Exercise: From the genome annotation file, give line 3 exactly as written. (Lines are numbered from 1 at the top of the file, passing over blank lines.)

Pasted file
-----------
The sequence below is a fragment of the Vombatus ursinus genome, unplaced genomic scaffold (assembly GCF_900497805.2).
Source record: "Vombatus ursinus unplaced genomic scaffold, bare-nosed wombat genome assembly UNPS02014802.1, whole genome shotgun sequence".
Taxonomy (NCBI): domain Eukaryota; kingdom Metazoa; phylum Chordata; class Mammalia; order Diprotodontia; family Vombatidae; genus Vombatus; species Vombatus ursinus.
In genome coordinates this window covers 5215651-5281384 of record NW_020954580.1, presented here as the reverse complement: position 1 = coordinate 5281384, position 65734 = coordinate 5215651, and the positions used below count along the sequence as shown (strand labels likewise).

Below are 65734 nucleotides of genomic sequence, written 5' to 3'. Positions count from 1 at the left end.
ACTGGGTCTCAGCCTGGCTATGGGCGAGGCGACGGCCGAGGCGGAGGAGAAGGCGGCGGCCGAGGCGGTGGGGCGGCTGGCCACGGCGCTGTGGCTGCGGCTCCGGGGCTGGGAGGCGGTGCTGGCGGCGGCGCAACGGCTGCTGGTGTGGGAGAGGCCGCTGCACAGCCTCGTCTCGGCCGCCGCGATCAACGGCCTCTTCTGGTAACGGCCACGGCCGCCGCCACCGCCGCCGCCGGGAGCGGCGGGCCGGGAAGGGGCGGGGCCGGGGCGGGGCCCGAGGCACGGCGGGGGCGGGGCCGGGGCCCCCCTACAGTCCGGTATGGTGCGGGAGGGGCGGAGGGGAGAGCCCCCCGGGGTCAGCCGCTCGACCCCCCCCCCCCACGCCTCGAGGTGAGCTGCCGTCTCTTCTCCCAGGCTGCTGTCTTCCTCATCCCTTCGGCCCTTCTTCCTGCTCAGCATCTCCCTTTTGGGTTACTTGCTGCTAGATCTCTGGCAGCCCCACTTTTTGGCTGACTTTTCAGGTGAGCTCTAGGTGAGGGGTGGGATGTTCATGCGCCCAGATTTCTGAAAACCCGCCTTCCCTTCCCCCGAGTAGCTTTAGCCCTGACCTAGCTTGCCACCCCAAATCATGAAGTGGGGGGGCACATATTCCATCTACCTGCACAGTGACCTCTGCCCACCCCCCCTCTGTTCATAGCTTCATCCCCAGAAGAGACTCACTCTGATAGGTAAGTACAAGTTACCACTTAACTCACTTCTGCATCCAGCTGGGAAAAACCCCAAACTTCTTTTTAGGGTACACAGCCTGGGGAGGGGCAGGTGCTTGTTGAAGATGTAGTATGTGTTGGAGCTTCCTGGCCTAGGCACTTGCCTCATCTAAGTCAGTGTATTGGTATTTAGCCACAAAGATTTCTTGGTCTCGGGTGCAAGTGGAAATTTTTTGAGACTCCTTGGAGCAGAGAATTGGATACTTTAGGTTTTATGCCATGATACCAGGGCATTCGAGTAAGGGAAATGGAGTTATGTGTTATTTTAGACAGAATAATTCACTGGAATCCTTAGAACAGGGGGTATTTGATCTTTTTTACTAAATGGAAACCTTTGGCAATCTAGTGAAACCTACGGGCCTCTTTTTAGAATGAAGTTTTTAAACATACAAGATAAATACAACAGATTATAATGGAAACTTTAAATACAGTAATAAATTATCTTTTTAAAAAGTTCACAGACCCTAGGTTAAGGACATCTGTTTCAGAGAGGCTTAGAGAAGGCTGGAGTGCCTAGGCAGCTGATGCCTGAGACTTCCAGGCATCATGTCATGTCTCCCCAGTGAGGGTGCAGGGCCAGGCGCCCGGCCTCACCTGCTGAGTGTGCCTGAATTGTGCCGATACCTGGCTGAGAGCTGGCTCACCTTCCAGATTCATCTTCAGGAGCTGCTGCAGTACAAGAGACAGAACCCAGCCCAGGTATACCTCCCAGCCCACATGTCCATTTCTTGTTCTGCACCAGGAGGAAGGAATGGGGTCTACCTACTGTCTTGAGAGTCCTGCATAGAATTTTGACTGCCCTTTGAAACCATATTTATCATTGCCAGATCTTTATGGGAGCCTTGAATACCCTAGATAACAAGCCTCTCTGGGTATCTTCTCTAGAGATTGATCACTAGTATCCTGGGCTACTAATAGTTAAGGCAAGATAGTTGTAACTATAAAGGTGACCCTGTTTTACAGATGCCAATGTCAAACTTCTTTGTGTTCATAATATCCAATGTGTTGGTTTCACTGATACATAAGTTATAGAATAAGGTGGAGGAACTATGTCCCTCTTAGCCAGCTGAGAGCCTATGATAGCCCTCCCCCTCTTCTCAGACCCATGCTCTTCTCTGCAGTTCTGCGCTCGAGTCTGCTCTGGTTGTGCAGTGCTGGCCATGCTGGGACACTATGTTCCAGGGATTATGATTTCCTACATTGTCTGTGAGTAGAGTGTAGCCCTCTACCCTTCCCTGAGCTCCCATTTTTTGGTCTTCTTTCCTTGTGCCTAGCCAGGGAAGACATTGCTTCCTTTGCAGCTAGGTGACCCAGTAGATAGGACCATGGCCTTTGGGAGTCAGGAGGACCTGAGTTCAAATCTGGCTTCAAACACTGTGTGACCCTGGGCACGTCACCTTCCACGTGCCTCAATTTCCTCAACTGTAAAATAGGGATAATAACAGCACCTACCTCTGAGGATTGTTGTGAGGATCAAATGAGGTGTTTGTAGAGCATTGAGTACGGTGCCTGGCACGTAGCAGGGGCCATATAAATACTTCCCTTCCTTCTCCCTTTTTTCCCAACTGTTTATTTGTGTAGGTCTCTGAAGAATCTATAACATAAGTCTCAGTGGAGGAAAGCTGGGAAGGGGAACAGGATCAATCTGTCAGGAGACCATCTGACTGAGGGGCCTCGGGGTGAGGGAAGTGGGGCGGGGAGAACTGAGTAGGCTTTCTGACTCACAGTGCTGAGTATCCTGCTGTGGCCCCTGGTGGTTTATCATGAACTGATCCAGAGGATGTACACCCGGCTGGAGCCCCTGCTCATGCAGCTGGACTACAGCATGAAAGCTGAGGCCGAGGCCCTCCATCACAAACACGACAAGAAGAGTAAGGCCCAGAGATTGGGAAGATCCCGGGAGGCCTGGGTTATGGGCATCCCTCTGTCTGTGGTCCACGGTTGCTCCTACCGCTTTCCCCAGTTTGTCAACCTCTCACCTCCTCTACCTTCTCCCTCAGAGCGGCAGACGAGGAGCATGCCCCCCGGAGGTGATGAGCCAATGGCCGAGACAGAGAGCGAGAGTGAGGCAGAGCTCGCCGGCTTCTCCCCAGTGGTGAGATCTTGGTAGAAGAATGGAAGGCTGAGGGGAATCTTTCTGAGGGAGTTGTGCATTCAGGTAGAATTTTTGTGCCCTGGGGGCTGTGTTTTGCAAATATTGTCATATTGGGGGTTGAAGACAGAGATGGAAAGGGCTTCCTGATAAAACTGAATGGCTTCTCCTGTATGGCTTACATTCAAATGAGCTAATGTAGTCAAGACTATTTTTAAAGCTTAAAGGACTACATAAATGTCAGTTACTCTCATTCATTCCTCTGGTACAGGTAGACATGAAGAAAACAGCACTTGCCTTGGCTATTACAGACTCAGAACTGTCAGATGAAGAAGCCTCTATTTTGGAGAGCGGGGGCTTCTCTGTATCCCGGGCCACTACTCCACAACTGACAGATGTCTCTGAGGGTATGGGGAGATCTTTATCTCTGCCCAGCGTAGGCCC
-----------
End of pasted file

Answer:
Taxonomy (NCBI): domain Eukaryota; kingdom Metazoa; phylum Chordata; class Mammalia; order Diprotodontia; family Vombatidae; genus Vombatus; species Vombatus ursinus.